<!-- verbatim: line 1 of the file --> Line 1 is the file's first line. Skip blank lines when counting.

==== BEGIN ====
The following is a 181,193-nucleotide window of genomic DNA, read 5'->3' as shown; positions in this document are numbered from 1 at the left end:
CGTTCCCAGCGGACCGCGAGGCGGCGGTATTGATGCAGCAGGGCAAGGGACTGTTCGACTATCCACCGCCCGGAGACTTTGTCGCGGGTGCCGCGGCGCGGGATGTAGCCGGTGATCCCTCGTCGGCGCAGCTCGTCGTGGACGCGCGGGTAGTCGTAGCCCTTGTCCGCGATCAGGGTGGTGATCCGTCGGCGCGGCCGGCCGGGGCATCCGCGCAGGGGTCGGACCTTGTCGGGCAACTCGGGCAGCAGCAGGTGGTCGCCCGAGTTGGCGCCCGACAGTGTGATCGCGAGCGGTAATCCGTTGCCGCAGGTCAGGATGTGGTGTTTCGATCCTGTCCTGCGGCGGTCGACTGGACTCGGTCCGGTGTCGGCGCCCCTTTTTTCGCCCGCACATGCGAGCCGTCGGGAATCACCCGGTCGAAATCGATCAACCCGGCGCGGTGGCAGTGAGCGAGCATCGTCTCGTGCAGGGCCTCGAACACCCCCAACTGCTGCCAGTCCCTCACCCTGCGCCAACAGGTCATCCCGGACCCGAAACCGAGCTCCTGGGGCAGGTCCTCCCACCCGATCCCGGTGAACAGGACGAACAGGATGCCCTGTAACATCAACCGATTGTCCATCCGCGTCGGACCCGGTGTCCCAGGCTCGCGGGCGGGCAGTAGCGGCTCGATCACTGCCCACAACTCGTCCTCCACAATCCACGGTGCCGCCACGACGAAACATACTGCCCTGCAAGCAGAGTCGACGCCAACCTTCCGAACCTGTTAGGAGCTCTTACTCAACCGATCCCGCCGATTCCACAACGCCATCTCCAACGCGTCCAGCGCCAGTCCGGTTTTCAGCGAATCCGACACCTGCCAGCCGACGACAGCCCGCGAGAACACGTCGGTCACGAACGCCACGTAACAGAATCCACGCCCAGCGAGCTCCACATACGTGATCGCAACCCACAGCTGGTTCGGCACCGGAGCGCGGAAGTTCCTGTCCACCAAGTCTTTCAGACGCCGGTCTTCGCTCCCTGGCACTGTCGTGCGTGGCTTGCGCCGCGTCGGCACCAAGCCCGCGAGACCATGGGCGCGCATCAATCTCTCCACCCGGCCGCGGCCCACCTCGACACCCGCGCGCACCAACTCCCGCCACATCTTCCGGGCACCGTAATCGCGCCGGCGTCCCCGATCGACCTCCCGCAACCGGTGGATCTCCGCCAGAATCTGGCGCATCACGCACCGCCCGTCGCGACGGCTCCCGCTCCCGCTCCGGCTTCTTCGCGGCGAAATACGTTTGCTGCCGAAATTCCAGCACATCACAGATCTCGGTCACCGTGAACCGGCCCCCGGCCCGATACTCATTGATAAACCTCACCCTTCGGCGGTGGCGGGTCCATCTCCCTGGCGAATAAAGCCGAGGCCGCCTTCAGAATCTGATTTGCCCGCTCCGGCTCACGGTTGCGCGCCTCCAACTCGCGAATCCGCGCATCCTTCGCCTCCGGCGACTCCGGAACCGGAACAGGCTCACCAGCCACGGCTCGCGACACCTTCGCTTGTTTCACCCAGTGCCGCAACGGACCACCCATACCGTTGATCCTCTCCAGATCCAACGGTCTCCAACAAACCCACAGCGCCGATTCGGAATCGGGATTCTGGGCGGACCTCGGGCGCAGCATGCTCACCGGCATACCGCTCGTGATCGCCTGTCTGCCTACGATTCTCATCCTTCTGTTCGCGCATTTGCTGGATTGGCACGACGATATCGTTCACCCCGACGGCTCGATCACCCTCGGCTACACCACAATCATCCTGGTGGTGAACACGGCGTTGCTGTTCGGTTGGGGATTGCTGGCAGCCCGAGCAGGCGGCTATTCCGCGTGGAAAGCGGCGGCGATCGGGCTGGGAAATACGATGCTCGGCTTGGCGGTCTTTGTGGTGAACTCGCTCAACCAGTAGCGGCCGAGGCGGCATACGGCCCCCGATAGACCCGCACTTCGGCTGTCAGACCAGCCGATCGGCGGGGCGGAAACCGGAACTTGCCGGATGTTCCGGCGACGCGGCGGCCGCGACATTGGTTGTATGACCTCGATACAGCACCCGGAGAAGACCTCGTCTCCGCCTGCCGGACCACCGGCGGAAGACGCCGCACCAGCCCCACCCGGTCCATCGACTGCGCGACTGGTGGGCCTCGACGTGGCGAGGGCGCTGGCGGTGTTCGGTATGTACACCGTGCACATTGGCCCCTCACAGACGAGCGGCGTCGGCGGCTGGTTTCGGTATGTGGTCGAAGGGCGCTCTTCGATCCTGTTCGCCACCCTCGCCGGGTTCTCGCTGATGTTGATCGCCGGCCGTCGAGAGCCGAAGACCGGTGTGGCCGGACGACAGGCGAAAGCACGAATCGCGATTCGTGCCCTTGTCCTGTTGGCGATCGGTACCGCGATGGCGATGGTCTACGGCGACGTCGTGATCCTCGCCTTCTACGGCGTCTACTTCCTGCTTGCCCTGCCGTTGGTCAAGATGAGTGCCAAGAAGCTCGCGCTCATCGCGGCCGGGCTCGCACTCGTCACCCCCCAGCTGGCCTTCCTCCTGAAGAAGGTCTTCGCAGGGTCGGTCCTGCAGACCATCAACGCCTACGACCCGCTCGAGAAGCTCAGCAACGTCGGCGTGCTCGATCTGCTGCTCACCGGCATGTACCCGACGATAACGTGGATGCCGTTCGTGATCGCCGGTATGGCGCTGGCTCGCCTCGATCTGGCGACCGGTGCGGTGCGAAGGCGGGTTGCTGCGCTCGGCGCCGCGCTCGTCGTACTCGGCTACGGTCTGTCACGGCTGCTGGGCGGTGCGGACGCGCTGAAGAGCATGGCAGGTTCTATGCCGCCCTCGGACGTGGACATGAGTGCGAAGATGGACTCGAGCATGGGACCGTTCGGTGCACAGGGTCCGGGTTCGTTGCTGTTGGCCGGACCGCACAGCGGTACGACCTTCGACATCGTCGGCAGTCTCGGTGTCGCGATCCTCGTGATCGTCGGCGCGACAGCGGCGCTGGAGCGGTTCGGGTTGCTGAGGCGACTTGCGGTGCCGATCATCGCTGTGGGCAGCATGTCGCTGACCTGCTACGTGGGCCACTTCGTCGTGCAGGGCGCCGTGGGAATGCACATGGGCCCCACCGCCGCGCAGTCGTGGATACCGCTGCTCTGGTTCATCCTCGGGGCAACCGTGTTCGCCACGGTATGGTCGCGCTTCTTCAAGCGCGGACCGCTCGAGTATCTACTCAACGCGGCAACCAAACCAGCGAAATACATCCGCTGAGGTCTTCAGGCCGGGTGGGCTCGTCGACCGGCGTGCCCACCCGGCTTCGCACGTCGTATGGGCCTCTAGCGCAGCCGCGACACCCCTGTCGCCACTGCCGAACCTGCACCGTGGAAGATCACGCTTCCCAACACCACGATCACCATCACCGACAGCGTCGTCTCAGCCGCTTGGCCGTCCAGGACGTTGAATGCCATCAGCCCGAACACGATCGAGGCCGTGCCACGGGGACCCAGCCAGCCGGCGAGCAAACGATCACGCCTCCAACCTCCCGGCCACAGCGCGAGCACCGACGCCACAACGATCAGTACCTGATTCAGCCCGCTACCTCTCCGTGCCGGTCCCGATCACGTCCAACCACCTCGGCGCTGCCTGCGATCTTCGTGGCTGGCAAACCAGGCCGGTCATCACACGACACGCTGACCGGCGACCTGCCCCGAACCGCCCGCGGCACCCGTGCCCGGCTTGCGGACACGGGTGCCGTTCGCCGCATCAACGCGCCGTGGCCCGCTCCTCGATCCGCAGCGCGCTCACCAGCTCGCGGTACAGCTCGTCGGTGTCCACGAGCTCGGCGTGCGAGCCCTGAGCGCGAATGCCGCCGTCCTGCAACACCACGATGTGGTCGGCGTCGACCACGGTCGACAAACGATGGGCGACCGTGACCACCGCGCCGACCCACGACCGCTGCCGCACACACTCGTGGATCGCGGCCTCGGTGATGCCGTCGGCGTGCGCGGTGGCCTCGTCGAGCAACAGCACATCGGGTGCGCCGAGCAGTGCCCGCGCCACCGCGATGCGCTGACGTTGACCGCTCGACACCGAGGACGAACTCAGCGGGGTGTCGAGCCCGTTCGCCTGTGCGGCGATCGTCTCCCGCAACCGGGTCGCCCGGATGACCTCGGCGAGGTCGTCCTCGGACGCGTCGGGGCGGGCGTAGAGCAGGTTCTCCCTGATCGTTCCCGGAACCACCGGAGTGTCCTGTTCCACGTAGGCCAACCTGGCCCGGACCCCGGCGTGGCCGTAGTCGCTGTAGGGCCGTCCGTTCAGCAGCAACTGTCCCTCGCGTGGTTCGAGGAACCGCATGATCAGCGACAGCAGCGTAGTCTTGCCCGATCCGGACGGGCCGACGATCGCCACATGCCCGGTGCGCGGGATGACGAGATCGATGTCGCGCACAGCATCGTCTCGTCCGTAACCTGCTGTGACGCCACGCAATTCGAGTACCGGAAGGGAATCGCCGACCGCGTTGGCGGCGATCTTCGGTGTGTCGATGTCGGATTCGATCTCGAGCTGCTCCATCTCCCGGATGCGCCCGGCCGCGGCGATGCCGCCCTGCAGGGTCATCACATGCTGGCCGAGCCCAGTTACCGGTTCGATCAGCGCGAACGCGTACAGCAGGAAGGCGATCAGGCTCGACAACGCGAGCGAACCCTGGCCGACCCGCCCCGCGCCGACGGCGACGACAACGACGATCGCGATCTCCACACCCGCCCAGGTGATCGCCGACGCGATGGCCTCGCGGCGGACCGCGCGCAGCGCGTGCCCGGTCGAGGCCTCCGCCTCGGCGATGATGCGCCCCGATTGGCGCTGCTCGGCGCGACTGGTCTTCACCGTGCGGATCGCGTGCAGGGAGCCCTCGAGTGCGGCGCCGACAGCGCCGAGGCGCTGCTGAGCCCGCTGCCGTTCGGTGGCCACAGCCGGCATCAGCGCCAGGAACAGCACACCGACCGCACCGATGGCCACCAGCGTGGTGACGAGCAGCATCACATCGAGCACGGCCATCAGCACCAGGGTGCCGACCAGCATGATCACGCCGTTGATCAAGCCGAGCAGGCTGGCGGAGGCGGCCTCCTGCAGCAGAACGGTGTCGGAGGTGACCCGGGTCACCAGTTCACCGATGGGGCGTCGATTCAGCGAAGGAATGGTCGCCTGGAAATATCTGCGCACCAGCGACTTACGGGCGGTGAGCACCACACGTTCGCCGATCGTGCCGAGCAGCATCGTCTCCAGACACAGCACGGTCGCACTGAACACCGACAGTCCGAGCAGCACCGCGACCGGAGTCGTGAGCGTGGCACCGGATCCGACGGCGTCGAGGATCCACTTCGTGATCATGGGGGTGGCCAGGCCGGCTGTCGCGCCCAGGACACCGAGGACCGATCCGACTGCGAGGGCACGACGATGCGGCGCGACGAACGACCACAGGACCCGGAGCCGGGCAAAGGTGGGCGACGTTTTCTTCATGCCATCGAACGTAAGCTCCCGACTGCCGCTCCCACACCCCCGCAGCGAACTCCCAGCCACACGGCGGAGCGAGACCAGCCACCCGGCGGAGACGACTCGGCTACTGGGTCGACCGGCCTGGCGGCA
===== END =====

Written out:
The following is a 181,193-nucleotide window of genomic DNA, read 5'->3' as shown; positions in this document are numbered from 1 at the left end: